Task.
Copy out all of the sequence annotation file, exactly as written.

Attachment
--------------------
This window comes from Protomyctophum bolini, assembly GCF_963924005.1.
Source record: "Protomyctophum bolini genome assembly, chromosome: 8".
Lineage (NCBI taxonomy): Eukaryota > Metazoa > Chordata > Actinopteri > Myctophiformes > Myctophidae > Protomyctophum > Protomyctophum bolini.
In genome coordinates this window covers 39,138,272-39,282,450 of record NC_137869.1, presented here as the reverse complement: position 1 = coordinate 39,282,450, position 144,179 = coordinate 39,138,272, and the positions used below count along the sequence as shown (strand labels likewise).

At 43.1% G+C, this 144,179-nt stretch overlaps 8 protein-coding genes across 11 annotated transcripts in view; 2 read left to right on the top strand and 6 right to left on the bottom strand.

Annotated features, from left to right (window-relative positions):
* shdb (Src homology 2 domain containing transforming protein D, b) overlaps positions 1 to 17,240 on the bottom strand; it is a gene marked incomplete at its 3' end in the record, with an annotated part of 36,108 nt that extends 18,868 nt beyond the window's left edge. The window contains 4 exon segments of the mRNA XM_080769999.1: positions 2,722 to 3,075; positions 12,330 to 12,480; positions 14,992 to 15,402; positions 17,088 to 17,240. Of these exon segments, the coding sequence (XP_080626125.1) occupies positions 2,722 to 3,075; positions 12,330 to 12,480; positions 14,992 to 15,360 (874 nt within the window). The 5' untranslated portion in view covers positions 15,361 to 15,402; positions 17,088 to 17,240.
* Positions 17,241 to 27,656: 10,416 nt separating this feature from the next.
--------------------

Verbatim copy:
This window comes from Protomyctophum bolini, assembly GCF_963924005.1.
Source record: "Protomyctophum bolini genome assembly, chromosome: 8".
Lineage (NCBI taxonomy): Eukaryota > Metazoa > Chordata > Actinopteri > Myctophiformes > Myctophidae > Protomyctophum > Protomyctophum bolini.
In genome coordinates this window covers 39,138,272-39,282,450 of record NC_137869.1, presented here as the reverse complement: position 1 = coordinate 39,282,450, position 144,179 = coordinate 39,138,272, and the positions used below count along the sequence as shown (strand labels likewise).

At 43.1% G+C, this 144,179-nt stretch overlaps 8 protein-coding genes across 11 annotated transcripts in view; 2 read left to right on the top strand and 6 right to left on the bottom strand.

Annotated features, from left to right (window-relative positions):
* shdb (Src homology 2 domain containing transforming protein D, b) overlaps positions 1 to 17,240 on the bottom strand; it is a gene marked incomplete at its 3' end in the record, with an annotated part of 36,108 nt that extends 18,868 nt beyond the window's left edge. The window contains 4 exon segments of the mRNA XM_080769999.1: positions 2,722 to 3,075; positions 12,330 to 12,480; positions 14,992 to 15,402; positions 17,088 to 17,240. Of these exon segments, the coding sequence (XP_080626125.1) occupies positions 2,722 to 3,075; positions 12,330 to 12,480; positions 14,992 to 15,360 (874 nt within the window). The 5' untranslated portion in view covers positions 15,361 to 15,402; positions 17,088 to 17,240.
* Positions 17,241 to 27,656: 10,416 nt separating this feature from the next.